GLENWOOD SPRINGS — The 9th Judicial District is likely to have a fifth judge appointed to the local bench some time in early June, as part of a nominating process involving a panel of local attorneys and others.
The district’s nominating commission on May 17 nominated three area attorneys — John Neiley and Scott Turner of Glenwood Springs and Colleen Scissors of Basalt — to fill a judgeship created during the recently concluded session of the Colorado General Assembly.
The names of the nominees have been sent to Gov. John Hickenlooper, who has 15 days from the May 20 announcement of the nominations to name a new judge, according to the state constitution.
The 9th Judicial District encompasses Garfield, Pitkin and Rio Blanco counties.
Currently, the district is served by Chief Judge James Boyd and District Judges Denise Lynch, Gail Nichols and Daniel Petre.
Nichols is the newest judge in the 9th District. A former deputy district attorney working out of the Aspen office of the 9th Judicial District Attorney’s Office, she was appointed to the bench in 2008 when the state Legislature at that time created a new judgeship to deal with an increased case load in the 9th District.
Both Boyd and Petre were appointed to the bench in 2002, and Boyd became chief judge in 2006.
The judgeship created in the 2013 legislative session also was viewed as needed in order to come to grips with the district’s rising number of cases, both criminal and civil. Whomever is appointed is scheduled to take over his or her new duties starting on July 1.
John Neiley, 54, practices mostly civil law from a Glenwood Springs office he shares with his brother, Rick Neiley, and another attorney, Eugene Alder.
Neiley told the Post Independent on Tuesday that he came to the Roaring Fork Valley in 2006, after practicing law in Summit County for 14 years.
He said 90 percent of his practice deals with civil law, such as real estate law, land use issues, transactional matters and setting up homeowners associations, among other topics.
“I think the judge’s position is such that you have to be able to do it all,” he remarked, acknowledging that he will need to brush up on his criminal statutes if he gets the nod from the governor.
Neiley is married with two teenage kids attending school in Glenwood Springs.
Neiley is due to be interviewed by the governor on May 29 in Denver.
Colleen Scissors, who has been practicing in Grand Junction for the past 15 years, said on Tuesday that she has predominantly practiced criminal defense since moving to Colorado in 1998, and “not very much” civil law. Prior to moving to Colorado, she lived in San Francisco, where she handled some personal-injury cases on the plaintiff’s side.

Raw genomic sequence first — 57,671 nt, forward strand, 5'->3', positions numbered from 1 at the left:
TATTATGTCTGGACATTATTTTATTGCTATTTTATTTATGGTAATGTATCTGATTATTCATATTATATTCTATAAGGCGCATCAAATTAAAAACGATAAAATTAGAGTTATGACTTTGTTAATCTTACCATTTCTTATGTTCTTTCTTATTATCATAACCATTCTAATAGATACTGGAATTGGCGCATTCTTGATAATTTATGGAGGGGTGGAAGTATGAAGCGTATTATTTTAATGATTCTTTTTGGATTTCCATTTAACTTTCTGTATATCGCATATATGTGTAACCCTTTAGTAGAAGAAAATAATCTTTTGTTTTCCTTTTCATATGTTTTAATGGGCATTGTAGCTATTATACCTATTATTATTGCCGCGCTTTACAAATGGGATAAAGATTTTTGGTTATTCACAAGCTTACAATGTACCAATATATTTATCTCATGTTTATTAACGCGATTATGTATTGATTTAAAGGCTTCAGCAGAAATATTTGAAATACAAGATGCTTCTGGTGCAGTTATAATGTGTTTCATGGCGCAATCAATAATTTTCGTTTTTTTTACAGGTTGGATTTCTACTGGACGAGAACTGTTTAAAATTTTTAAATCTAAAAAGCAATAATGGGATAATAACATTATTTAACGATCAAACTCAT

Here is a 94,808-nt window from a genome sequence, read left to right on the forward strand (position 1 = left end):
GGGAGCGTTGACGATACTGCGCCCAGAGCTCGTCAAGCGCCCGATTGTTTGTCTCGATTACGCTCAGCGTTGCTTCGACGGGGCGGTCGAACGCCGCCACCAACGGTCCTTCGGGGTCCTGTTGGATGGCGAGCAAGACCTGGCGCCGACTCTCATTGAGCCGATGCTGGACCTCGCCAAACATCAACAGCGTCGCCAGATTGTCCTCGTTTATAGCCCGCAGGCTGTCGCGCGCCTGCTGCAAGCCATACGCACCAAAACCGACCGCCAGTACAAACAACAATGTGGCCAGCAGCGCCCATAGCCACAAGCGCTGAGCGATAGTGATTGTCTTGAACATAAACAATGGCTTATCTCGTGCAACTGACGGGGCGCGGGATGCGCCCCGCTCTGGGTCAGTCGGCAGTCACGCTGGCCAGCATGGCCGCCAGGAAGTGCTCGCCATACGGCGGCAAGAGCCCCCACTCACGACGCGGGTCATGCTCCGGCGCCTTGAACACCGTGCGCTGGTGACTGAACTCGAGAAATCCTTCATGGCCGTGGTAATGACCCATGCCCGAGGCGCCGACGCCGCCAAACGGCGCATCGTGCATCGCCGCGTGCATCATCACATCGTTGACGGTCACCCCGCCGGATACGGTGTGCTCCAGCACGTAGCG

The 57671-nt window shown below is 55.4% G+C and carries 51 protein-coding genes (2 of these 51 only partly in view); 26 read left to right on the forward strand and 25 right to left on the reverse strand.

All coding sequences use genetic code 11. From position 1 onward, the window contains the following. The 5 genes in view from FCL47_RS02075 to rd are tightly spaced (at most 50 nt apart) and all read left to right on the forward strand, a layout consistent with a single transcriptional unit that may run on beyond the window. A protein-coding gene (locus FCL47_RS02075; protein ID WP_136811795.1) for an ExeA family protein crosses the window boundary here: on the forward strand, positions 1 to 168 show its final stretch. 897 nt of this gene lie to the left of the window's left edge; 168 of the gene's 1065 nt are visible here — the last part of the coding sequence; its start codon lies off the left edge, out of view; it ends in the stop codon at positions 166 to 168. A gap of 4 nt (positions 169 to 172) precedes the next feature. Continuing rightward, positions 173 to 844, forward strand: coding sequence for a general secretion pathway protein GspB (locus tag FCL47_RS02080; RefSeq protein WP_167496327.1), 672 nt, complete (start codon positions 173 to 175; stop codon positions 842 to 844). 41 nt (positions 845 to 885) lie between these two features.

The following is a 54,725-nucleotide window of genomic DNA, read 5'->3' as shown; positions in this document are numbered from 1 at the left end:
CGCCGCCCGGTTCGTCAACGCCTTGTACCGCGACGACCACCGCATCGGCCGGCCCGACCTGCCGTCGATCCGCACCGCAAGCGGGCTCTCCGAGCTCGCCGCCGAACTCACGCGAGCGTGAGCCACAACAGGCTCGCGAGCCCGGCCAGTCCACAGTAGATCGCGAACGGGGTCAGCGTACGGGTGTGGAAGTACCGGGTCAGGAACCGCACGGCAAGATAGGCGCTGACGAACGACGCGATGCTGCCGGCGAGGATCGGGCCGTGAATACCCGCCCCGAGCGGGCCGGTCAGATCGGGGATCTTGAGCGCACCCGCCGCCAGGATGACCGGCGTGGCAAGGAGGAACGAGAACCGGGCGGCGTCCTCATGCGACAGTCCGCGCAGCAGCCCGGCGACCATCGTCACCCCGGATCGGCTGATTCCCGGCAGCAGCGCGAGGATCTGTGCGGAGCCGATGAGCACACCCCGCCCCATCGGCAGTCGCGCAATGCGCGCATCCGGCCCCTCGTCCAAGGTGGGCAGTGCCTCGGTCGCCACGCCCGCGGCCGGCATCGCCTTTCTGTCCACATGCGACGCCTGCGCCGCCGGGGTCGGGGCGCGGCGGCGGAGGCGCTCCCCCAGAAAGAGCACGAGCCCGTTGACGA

But she expressed no concern about her lack of experience in civil law, explaining, “There’s nothing harder about civil law than there is about criminal work. You have to look up the cases and do the work.”
She is in the process of closing down her Grand Junction practice and moving into a home she already owns in Basalt, noting that she has been splitting her time between Grand Junction and Basalt.
“I’ve been burning up the pavement for the past three years,” she said, noting that she is looking forward to settling in the Roaring Fork Valley whether she gets the judgeship or not.
Scissors, 60, is single with two children, one of whom is her biological son and the other is adopted.
Scott Turner, chief deputy DA for the 9th District, recently moved to Glenwood Springs after being hired by new DA Sherry Caloia from his former job as assistant DA in the 5th Judicial District.
While he has been a prosecutor since 2005, starting in Colorado Springs, he said that in his early days as an attorney he did primarily civil work, while working and living in Kansas City, Mo., from 1993 to 2005.
He said he was surprised to learn of his nomination for the judgeship.
“I was,” he said, “and I was very honored that they sent my name to the governor.”
He has been at his current job for only a few months, and he conceded that he has some qualms about moving on so soon, should he be appointed to the judgeship.
“I think it’s a natural progression,” he said of going from prosecution to the bench. “Being a judge is something I’ve always considered doing in my career.”
But, he added, “I enjoy prosecuting, and this is a great office to work for. I’ve enjoyed working with the people here.”
Comments are invited from the public about the nominees, and can be sent via email to firstname.lastname@example.org.